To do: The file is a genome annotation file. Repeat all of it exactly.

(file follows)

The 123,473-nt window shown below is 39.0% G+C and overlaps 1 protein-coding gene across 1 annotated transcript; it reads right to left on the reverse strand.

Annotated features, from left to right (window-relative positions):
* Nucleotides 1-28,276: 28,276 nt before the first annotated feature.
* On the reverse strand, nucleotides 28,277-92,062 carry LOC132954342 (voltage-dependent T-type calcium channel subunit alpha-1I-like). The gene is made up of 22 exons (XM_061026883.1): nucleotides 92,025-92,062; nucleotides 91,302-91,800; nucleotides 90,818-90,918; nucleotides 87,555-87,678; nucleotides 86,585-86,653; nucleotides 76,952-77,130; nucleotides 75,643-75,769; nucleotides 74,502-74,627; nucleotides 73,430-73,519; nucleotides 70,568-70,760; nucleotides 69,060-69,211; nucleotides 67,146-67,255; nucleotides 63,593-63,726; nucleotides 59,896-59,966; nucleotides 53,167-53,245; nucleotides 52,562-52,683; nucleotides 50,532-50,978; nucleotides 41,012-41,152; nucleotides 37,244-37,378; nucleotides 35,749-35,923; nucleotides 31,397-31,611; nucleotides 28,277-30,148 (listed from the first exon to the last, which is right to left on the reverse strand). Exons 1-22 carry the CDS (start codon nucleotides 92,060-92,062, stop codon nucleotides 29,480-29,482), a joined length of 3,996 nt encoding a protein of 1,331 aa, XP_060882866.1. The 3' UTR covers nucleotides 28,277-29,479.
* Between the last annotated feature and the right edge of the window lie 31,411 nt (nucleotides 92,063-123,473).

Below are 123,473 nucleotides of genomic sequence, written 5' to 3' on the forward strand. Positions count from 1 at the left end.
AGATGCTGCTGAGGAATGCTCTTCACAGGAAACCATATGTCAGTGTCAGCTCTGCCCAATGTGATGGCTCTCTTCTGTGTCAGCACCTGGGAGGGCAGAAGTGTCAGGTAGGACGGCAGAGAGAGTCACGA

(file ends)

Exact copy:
The 123,473-nt window shown below is 39.0% G+C and overlaps 1 protein-coding gene across 1 annotated transcript; it reads right to left on the reverse strand.

Annotated features, from left to right (window-relative positions):
* Nucleotides 1-28,276: 28,276 nt before the first annotated feature.
* On the reverse strand, nucleotides 28,277-92,062 carry LOC132954342 (voltage-dependent T-type calcium channel subunit alpha-1I-like). The gene is made up of 22 exons (XM_061026883.1): nucleotides 92,025-92,062; nucleotides 91,302-91,800; nucleotides 90,818-90,918; nucleotides 87,555-87,678; nucleotides 86,585-86,653; nucleotides 76,952-77,130; nucleotides 75,643-75,769; nucleotides 74,502-74,627; nucleotides 73,430-73,519; nucleotides 70,568-70,760; nucleotides 69,060-69,211; nucleotides 67,146-67,255; nucleotides 63,593-63,726; nucleotides 59,896-59,966; nucleotides 53,167-53,245; nucleotides 52,562-52,683; nucleotides 50,532-50,978; nucleotides 41,012-41,152; nucleotides 37,244-37,378; nucleotides 35,749-35,923; nucleotides 31,397-31,611; nucleotides 28,277-30,148 (listed from the first exon to the last, which is right to left on the reverse strand). Exons 1-22 carry the CDS (start codon nucleotides 92,060-92,062, stop codon nucleotides 29,480-29,482), a joined length of 3,996 nt encoding a protein of 1,331 aa, XP_060882866.1. The 3' UTR covers nucleotides 28,277-29,479.
* Between the last annotated feature and the right edge of the window lie 31,411 nt (nucleotides 92,063-123,473).

Below are 123,473 nucleotides of genomic sequence, written 5' to 3' on the forward strand. Positions count from 1 at the left end.
AGATGCTGCTGAGGAATGCTCTTCACAGGAAACCATATGTCAGTGTCAGCTCTGCCCAATGTGATGGCTCTCTTCTGTGTCAGCACCTGGGAGGGCAGAAGTGTCAGGTAGGACGGCAGAGAGAGTCACGA